Establishment of the Nazi Party and Nazi Policies

Establishment of the Nazi Party

The German Workers' Party was a political party established in Weimar Germany after World War I. The DAP was set up by Anton Drexler only and only lasted from 5 January 1919 until 24 February 1920 when it was succeeded by the National Socialist German Workers’ Party.

Hitler was first introduced to the Nazi Party when he was employed by the Army to spy on the German Workers Party. He attended several of their meetings and realised he agreed with many of their ideas. After Hitler spoke at one of their meetings, Leader Anton Drexler was so impressed with Hitler's public speaking skills that he invited him to join the party. Hitler was put in charge of Recruitment and Propaganda as he was a very talented speaker.

In 1920, Hitler wrote a new 25-point programme that listed their beliefs.

In 1921, Hitler set up the Sturmabteilung (known as the SA) who protected Nazi Party meetings and often beat up Political Opponents.

In 1922, Hitler became the leader of the Nazi Party after it had grown to 6,000 political members.

In 1923, Hitler plotted to overthrow the Weimar Government.

  • The Government in Bavaria was made up of right-wing nationalists and opposed the Weimar Government, so he believed they would support him.

  • On the evening of the 8th of November, Hitler and the Nazis burst into a meeting at the beer hall in Munich and threatened the Bavarian Leader, forcing him to support their putsch.

  • After Von Kahr was allowed to leave, he betrayed Hitler, and called the police, resulting in Hitler’s arrest and subsequent trial and imprisonment. The Nazi Party were also banned for 2 years, from 1923 to 1925, whilst Hitler was imprisoned. During his imprisonment, he wrote his autobiography, Mein Kampf, which was released in 1925.

Following his release, he reestablish his control over the party and created the ‘Heil Hitler’ salute.

From 1928 to 1929, votes for the Nazi Party increased in rural areas, while they gained their first majority in Coburg. Hitler also led the campaign against the Young Plan referendum.

In the 1930s, Hitler made numerous speeches which increased the popularity of the Nazi Party as they presented solutions on how to solve the Weimar Republic’s economic problems.

In 1932, Hitler was able to further establish his support as he took part in the Presidential Election of 1932, garnering a total of 13.4 million votes. In July 1932, Hitler demanded to be made chancellor as the Nazi Party was the largest political party with 32% of the votes.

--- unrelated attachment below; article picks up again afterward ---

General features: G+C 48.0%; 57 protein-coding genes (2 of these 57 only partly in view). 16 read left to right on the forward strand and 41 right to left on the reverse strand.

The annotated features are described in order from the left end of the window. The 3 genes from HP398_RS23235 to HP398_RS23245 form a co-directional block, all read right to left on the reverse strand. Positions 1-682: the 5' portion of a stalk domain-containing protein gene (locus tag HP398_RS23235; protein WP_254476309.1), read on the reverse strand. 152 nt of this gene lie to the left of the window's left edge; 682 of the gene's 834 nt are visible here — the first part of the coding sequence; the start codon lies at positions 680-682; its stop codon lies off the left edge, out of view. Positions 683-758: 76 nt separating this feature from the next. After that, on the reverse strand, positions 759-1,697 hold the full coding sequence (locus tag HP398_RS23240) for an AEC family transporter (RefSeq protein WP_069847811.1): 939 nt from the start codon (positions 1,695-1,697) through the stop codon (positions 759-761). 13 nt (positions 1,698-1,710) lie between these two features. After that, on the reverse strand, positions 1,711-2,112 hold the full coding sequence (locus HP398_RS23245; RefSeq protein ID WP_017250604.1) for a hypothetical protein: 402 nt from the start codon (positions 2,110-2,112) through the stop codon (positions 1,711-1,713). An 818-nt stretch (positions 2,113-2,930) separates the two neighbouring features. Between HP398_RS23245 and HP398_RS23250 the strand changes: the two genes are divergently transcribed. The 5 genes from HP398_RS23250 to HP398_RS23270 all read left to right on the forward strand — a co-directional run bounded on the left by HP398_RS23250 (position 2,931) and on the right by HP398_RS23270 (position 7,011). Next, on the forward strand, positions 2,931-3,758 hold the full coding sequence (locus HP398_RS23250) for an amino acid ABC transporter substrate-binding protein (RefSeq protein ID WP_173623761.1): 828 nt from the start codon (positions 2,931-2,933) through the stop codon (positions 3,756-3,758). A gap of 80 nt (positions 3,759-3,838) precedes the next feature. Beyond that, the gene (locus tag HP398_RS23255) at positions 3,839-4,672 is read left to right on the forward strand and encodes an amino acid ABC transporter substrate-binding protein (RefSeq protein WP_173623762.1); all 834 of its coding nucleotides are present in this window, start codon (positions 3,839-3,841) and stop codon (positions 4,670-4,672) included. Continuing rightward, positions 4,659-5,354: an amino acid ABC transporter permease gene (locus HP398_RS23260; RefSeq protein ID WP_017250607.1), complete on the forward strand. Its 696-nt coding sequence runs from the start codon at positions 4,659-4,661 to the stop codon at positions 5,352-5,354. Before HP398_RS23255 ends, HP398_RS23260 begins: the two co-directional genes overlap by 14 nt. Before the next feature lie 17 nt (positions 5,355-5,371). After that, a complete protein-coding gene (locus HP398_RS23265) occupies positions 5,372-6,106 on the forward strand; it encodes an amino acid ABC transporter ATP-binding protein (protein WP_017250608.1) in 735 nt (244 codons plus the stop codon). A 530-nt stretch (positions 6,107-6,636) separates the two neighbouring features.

Finally, Hitler was appointed Chancellor on the 30th January 1933, with Von Papen as Vice-Chancellor. Von Papen had persuaded Hindenburg that Hitler could be controlled if he (von Papen) was made Vice-Chancellor, as von Papen and von Schleicher were unpopular as chancellors.

Hitler’s appointment came about due to a number of factors;

  • Importantly, the Nazi’s were the largest political party at the time

  • Hitler clearly had support as he was the close runner up in the 1932 Presidential elections

  • Hitler presented solutions to the Great Depression; all the former Chancellors had been unsuccessful.

  • The Nazis were a right-wing party, and Hindenburg, who disliked Weimar democracy, shared some of their beliefs.

What are the main elements of Nazi ideology?

  • Anti-semitism

This is hatred and disdain for Jewish people. Hitler contributed to the spread of the belief that Jews had a business-minded nature and made profits by taking advantage of German war production. They were also believed to be sub-human and the most racially inferior. This aligns with the belief that the Aryan race is the superior race.

  • Anschluss

The unification of all German-speaking people. He was able to succeed in doing this with the Anschluss with Austria in 1938.

  • Expansionism

Hitler aimed at creating Lebensraum– meaning ‘living space’ for German people.

  • Totalitarianism

Nothing and no one should go against the state. The Nazis should receive total obedience from the population.

  • Dictatorship

Hitler took many steps to centralise power & control over Nazi Germany and remove democracy from the country.

  • Militarism

The Nazis believed that it was imperative for Germany to have a great military capability to aggressively defend and enforce their territorial interests, and also for National Pride.

  • Autarky

Hitler wanted to make Germany self-sufficient in terms of its economy and supply of resources.

What were Nazi policies and how were they appealing to certain groups?